Palestinians Ask Hague Court to Open Full Inquiry Into Israel

Palestinians Ask Hague Court to Open Full Inquiry Into Israel

PARIS — The Palestinian Authority on Tuesday urged the International Criminal Court in The Hague to immediately carry out a full investigation into what it described as the successive and continuing Israeli crimes against Palestinians.

Israel immediately challenged the request, which came a week after at least 60 Palestinians were killed by Israeli fire in protests at the Gaza border, calling it “legally invalid.”

The Palestinian foreign minister, Riyad al-Malki, arrived in The Hague on Tuesday to hand over a so-called referral to prosecutors that also calls for the court to investigate Israeli settlement policies in the West Bank and East Jerusalem.

According to a Palestinian statement, the document reinforces the Palestinian view “that there is sufficient compelling evidence of the ongoing commission of grave crimes to warrant an immediate investigation.”

The international court has been conducting preliminary inquiries since 2015 into issues including Israel’s policy of settlement construction in the West Bank and into the behavior of both sides in the fighting in Gaza in 2014.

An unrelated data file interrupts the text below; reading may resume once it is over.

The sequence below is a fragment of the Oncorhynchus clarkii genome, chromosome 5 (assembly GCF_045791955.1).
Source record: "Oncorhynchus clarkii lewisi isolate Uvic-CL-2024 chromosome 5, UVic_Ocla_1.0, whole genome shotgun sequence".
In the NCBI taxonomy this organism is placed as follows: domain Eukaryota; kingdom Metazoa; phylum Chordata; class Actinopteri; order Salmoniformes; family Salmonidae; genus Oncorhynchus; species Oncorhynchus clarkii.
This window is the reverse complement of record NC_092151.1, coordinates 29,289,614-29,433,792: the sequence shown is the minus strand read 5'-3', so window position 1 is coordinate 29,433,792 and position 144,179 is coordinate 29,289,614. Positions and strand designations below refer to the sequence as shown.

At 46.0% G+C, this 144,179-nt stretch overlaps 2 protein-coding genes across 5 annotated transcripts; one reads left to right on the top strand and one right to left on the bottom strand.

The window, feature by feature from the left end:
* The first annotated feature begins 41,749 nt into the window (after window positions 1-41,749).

The Palestinian statement on Tuesday, however, sought to accelerate the creation of a fuller investigation, potentially leading to indictments of Israeli officials.

“The referral should cover all the Israeli crimes and violations committed/to be committed against the people of Palestine in the past, present and future,” the Palestinian statement said. “The referral will cover crimes associated with the Israeli colonial settlement regime in the Occupied West Bank including East Jerusalem.”

The international court “will be expected to accelerate the opening of a criminal investigation into war crimes and crimes against humanity committed by Israel. It is time to hold the Israeli war criminals accountable and to bring justice to the Palestinian People,” the Palestinian statement said.

The Israeli Foreign Ministry said the International Criminal Court had no jurisdiction over the Israel-Palestine issue because Israel “is not a member of the Court and because the Palestinian Authority is not a state.”

The Palestinians became a full member of the court in April 2015 but gave the court a mandate to cover the 2014 conflict in Gaza. A number of countries, including several members of the European Union, have recognized their statehood.

The legal maneuver came at a moment of especially high tensions between Israelis and Palestinians after the United States formally relocated its embassy to Jerusalem and the fatal shooting of scores of Palestinians in Gaza, accused by Israel of trying to storm a border fence.

Marlise Simons reported from Paris, and Alan Cowell from London. Isabel Kershner contributed reporting from Jerusalem.

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